Welcome one and all to the 'Philippine Railway Historical Society' blogsite. This site was set up to share photos, historical pieces, comment and virtually anything else pertaining to transportation in the Philippines, with a special emphasis on rail. Occasional we vary from topic, but this is the less serious side of the hobby shining through - cause sometimes, in this miserable and uptight world, we just take ourselves a little too seriously.
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This one just in: Two gigantic Japanese conglomerates, the so-called zaibatsu, agreed to lend their technical expertise to a critical railway project in Metro Manila.
That would be the Tutuban-Calamba freight train project of the state-owned Philippine National Railways (PNR), owner of the oldest rails this side of Benham Rise.
Its neglected railways
between La Union province and the Bicol region, passing through Metro Manila, started operations way back in the 1900s.
The tracks between Metro Manila and Calamba (Laguna) happened to be part of the incredible P170-billion infrastructure dream project called the North-South Railway.
The government originally set the bidding for the project in 2015. The bidding never took place. The dream project remained just that—a dream.
And so one group called MRail Inc. submitted an unsolicited proposal to the government, willing to spend a fortune for the rehab of the Tutuban-Calamba tracks. The PNR, in return, will let it use the tracks.
In other words, there will be no cash out from the government.
Specifically, MRail proposed to use the line for freight cargos coming from the Manila port, and the PNR could then use the same line for commuter service.
The Department of Transportation (DOTr) actually saw the Tutuban-Calamba railroad rehab project as one of the low hanging fruits in a huge forest of infra projects that the administration of the motorbike riding Duterte Harley dreamt of, particularly in its P8-trillion “golden age of infra” program.
Transportation Secretary Arthur Tugade himself approved the proposal.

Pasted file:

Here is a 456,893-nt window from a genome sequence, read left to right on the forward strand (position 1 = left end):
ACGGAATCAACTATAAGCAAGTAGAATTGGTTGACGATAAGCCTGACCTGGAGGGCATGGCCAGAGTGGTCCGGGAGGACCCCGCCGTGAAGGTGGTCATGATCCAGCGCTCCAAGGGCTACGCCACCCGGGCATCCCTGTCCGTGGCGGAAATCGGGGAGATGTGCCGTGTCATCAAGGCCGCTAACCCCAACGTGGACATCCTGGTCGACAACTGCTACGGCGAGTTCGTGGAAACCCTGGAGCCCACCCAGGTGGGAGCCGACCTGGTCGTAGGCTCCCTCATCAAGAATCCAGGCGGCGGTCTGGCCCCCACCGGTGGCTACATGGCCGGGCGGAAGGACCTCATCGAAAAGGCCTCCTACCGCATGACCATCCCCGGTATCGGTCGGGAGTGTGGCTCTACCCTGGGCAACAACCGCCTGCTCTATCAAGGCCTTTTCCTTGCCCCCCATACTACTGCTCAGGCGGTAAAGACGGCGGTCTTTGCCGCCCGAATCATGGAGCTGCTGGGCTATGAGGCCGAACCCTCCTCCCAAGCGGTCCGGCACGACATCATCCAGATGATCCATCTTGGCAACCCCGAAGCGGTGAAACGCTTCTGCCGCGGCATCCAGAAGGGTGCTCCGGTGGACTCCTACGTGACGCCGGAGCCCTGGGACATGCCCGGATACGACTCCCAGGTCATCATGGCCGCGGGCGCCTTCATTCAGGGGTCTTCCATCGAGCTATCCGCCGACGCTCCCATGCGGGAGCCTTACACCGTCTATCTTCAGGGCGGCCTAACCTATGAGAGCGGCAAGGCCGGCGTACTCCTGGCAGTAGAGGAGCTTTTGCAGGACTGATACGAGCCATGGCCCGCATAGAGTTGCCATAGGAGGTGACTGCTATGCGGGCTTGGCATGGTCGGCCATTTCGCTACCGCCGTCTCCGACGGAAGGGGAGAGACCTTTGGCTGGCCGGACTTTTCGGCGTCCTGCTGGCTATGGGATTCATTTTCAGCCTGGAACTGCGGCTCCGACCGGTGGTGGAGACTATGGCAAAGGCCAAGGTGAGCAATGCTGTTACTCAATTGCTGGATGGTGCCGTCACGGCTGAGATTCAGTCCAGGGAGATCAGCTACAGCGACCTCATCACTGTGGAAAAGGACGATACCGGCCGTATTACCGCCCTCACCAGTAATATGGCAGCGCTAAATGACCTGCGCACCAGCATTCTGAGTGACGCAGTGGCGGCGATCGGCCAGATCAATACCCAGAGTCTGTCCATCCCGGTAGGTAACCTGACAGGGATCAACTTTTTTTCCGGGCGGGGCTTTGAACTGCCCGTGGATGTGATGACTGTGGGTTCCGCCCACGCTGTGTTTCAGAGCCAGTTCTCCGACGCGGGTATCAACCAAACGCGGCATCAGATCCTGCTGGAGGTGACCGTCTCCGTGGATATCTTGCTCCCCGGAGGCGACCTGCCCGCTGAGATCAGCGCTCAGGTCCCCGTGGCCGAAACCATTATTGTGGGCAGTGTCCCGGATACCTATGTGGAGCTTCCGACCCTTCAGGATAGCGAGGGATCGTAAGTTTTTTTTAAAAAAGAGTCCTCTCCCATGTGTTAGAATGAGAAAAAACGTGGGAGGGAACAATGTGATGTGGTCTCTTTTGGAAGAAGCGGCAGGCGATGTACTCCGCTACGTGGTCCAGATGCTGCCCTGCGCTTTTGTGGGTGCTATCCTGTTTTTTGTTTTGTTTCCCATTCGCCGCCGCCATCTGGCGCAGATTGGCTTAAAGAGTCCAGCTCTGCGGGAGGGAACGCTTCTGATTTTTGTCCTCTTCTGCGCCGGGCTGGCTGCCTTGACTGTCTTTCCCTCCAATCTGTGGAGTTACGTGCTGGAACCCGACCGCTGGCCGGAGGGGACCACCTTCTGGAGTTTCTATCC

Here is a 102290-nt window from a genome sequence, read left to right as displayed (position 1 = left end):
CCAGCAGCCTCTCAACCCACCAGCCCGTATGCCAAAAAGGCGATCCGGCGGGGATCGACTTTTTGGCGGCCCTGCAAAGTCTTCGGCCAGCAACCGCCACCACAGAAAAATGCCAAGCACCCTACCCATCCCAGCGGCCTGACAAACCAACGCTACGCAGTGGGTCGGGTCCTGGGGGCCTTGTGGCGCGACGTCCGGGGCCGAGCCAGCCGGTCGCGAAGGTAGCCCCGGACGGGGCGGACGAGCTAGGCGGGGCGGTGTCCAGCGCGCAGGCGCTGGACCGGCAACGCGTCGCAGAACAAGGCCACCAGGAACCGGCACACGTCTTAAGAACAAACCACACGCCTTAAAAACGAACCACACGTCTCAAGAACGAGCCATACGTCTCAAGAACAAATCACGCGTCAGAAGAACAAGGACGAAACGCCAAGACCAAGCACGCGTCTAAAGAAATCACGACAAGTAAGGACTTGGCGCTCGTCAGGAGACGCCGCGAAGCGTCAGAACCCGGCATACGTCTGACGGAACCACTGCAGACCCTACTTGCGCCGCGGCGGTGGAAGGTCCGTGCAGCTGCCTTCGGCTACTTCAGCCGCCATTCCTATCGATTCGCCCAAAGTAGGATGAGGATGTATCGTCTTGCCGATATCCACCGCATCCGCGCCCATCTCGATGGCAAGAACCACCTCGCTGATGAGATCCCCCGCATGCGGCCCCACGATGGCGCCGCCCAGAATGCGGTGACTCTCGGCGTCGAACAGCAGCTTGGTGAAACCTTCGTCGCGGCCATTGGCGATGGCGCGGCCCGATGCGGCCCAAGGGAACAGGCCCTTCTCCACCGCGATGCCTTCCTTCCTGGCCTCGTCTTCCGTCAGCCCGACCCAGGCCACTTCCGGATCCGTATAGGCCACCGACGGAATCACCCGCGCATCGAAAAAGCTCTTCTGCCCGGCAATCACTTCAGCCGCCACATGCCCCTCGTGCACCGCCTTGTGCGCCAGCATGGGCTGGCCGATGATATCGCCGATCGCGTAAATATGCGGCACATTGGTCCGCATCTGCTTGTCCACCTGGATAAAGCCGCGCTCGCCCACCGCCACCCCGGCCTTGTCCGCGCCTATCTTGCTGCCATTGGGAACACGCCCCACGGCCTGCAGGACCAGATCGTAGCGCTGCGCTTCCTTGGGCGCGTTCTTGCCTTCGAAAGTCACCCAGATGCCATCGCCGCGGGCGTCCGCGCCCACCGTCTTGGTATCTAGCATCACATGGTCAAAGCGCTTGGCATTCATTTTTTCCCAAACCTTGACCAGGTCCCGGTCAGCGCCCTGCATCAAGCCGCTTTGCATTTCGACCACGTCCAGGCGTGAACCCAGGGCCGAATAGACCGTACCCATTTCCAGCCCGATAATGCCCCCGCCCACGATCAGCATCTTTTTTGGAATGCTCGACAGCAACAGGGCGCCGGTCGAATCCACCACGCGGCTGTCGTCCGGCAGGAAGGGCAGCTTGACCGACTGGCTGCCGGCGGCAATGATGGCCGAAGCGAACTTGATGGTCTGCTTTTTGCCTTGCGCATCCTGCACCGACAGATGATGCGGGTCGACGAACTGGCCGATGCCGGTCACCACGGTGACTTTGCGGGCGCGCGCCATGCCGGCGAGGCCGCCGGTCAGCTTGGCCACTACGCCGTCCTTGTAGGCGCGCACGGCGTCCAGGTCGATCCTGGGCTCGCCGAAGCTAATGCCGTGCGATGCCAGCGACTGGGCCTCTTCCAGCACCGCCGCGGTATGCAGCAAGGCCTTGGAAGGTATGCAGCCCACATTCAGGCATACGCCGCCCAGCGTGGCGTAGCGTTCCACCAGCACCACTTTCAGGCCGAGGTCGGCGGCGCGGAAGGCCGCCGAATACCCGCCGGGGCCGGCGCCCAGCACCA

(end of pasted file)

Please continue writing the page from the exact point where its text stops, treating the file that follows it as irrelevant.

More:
It was seen to provide another mode of transport for the millions of tons of containerized cargoes passing through the Manila port. The daily trips of these huge trucks loaded with containers could be part of the terrible traffic affecting the metropolis day in and day out.
Put the containers on trains, according to the wisdom of Tugade, and you could alleviate the horrendous traffic mess.
Moreover, the rehab proposal would jump-start the bigger project, the North-South Railway, which covers some 653 kilometers of tracks between Metro Manila and the Bicol region.
Technical studies already showed that the tracks would need extensive rehab, and the entire project needing dozens upon dozens of new roads and bridges.
The bidding that was originally scheduled for 2015, the one that did not materialize, tickled the financial bones of some 14 local conglomerates such as Aboitiz, San Miguel and Metro Pacific. It also attracted giant groups abroad like Japanese firms Marubeni and Mitsui, US firm General Electric, and South Korea’s Daewoo.
Unfortunately, the project is already delayed by almost three years. Included in it, as I mentioned, is the 56-kilometer commuter line between Tutuban and Calamba.
When Tugade approved the rehab project of MRail, the business sector took it as a sign of “political will” on the part of the Duterte administration.
But not so fast! The project remains on the drawing board, because the PNR and the DOTr took a rain check.
The PNR board has yet to complete the signatures of its members for the “approved” project. The DOTr technical staff is also taking forever to come up with the conditions.
Yet, Tugade already announced that the project would have a “soft opening” within one freaking year.
Meanwhile, Metro Manila remains to coddle the worst traffic in the world, according to traffic planning app Waze.
While big ticket projects like the Tutuban-Calamba railway rehab would always get the media hype, reports rarely note that such large projects would take time to carry out—a long, long time.
The donors from abroad, for instance, would have to evaluate the projects, normally between 12 and 24 months. The detailed design and engineering would then need another 12 to 24 months, while the final financial closing would take 24 to 36 months.
More than eight months now in power, the Duterte administration could still not show some spadework in its P8-trillion “golden age of infra” program.
Before any of the projects could be finished, Duterte Harley would already be on his way out.
Also among the top five recipients of national government subsidies last January 2017 were state-run pension fund Social Security System (P194 million), Philippine Children’s Medical Center (P62 million), Philippine National Railways (P43 million) and Center for International Trade Expositions and Missions (P35 million).
This shot of 901 is believed to have been taken in Montreal (Canada) prior to the locomotive being delivered to the PNR. This green and yellow livery was first introduced by the Manila Railroad with dieselization in the system. The livery still survives on the semi preserved 3500 #114, semi preserved at Iloilo (Panay Island)
Photo taken by Dirk Paul Celoso and shared via Mark Chua.
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